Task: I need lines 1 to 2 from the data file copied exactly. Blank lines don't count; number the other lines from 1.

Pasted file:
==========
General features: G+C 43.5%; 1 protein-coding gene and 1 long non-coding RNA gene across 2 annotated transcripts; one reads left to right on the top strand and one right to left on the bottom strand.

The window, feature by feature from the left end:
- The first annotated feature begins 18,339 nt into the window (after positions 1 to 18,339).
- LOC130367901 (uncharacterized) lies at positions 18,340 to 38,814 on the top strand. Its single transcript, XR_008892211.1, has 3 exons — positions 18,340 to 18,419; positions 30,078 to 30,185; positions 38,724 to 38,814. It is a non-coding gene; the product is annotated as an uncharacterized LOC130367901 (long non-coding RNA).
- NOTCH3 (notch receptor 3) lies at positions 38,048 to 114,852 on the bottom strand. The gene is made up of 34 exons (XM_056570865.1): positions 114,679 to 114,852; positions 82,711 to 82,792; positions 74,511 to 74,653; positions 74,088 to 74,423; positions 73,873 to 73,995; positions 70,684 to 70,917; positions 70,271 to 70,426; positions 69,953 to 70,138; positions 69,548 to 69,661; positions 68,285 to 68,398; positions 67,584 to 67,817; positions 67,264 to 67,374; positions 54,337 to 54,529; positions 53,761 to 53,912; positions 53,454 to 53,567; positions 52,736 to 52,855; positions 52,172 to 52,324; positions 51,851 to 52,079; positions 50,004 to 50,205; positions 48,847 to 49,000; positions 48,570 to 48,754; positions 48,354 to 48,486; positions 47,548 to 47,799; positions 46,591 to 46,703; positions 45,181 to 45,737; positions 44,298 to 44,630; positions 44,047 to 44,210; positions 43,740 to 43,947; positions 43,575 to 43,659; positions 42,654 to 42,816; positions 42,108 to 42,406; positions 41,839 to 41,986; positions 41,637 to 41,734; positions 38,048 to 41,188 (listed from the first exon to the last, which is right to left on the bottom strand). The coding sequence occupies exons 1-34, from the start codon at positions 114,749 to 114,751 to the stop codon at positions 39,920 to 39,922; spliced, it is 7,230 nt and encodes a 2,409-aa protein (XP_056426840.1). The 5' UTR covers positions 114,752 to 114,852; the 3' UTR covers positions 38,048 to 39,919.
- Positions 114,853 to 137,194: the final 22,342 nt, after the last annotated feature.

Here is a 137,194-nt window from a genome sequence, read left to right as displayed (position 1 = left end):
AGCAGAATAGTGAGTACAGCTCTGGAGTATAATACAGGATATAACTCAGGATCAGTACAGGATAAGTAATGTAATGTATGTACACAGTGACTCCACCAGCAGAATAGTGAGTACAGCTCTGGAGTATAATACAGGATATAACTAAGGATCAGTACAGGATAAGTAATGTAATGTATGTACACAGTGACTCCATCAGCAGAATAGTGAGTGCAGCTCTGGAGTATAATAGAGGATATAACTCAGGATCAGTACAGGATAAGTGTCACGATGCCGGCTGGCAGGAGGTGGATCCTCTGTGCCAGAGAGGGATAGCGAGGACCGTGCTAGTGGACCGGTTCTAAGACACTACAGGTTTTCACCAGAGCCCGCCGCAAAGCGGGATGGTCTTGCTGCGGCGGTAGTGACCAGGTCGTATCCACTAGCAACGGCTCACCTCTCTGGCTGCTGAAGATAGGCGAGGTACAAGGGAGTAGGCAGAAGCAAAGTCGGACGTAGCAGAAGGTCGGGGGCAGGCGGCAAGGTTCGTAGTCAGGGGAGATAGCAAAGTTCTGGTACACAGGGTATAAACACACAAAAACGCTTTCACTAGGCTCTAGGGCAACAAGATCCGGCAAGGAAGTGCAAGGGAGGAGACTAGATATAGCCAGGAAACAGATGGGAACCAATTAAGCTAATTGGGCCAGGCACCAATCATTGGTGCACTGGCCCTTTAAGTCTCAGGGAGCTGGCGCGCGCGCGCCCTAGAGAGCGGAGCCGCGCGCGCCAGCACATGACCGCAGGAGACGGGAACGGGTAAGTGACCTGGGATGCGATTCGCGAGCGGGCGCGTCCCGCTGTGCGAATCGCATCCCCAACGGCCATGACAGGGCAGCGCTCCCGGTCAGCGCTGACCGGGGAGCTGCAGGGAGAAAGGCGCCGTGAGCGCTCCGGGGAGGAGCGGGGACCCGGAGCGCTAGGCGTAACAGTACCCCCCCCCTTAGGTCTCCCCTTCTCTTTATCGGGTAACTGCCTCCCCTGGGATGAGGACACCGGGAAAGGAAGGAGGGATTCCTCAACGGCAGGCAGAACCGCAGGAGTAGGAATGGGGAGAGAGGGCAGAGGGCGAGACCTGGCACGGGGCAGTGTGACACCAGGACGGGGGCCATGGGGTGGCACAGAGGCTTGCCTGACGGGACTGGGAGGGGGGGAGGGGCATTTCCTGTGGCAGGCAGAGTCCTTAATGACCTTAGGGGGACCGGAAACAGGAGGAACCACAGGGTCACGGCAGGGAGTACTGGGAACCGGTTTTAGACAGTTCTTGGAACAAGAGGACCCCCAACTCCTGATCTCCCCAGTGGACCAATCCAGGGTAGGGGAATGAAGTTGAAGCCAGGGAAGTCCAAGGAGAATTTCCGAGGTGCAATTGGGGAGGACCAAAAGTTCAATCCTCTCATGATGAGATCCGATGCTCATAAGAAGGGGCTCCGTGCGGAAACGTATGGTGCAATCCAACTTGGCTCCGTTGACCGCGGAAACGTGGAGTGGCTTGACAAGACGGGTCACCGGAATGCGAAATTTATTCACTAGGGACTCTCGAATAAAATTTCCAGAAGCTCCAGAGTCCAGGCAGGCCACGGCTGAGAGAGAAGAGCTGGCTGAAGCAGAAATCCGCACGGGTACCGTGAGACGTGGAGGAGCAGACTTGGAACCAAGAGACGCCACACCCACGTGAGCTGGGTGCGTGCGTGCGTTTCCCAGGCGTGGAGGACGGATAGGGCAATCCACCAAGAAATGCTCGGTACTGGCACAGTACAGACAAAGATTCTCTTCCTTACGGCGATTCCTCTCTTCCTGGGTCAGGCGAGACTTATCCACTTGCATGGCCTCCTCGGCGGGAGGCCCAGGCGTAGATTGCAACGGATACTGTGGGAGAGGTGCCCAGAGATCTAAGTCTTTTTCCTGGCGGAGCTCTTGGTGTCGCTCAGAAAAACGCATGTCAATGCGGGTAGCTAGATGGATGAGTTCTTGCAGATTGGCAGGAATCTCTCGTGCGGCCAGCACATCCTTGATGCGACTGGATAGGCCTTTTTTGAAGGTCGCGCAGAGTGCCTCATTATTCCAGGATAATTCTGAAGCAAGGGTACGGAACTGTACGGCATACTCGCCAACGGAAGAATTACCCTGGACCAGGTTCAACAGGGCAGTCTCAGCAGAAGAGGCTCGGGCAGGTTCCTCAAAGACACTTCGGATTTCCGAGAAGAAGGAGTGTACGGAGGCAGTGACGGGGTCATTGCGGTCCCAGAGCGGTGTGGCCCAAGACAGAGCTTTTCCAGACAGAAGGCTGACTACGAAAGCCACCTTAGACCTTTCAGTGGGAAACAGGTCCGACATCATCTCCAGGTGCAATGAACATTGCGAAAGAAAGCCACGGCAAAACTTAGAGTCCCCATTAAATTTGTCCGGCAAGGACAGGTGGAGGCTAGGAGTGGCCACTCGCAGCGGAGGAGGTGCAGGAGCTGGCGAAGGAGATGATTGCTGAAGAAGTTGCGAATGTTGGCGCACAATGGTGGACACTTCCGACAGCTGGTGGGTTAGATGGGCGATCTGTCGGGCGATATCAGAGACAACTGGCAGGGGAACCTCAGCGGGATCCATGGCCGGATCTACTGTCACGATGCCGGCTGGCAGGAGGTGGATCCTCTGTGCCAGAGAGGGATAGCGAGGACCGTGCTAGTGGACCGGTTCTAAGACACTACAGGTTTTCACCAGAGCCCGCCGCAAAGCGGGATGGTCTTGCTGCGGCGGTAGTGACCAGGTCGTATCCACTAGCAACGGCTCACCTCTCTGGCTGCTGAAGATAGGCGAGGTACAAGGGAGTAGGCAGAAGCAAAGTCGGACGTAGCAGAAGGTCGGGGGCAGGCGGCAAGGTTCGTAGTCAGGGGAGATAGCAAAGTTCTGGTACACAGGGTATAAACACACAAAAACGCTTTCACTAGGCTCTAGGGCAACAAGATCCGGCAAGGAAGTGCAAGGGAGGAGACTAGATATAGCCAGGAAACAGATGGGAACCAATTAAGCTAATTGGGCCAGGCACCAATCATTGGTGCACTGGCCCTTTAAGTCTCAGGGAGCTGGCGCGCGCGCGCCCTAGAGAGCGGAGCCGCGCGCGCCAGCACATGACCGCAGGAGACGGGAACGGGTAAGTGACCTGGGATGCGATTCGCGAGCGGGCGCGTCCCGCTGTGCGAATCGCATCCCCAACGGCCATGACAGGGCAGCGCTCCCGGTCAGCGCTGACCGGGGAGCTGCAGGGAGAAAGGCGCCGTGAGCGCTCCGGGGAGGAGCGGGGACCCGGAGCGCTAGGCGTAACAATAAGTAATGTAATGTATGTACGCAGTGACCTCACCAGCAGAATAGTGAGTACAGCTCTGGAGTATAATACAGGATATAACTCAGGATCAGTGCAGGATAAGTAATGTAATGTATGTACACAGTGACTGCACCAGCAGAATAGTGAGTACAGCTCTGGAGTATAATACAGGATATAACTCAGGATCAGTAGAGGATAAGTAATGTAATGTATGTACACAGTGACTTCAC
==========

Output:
General features: G+C 43.5%; 1 protein-coding gene and 1 long non-coding RNA gene across 2 annotated transcripts; one reads left to right on the top strand and one right to left on the bottom strand.

The window, feature by feature from the left end: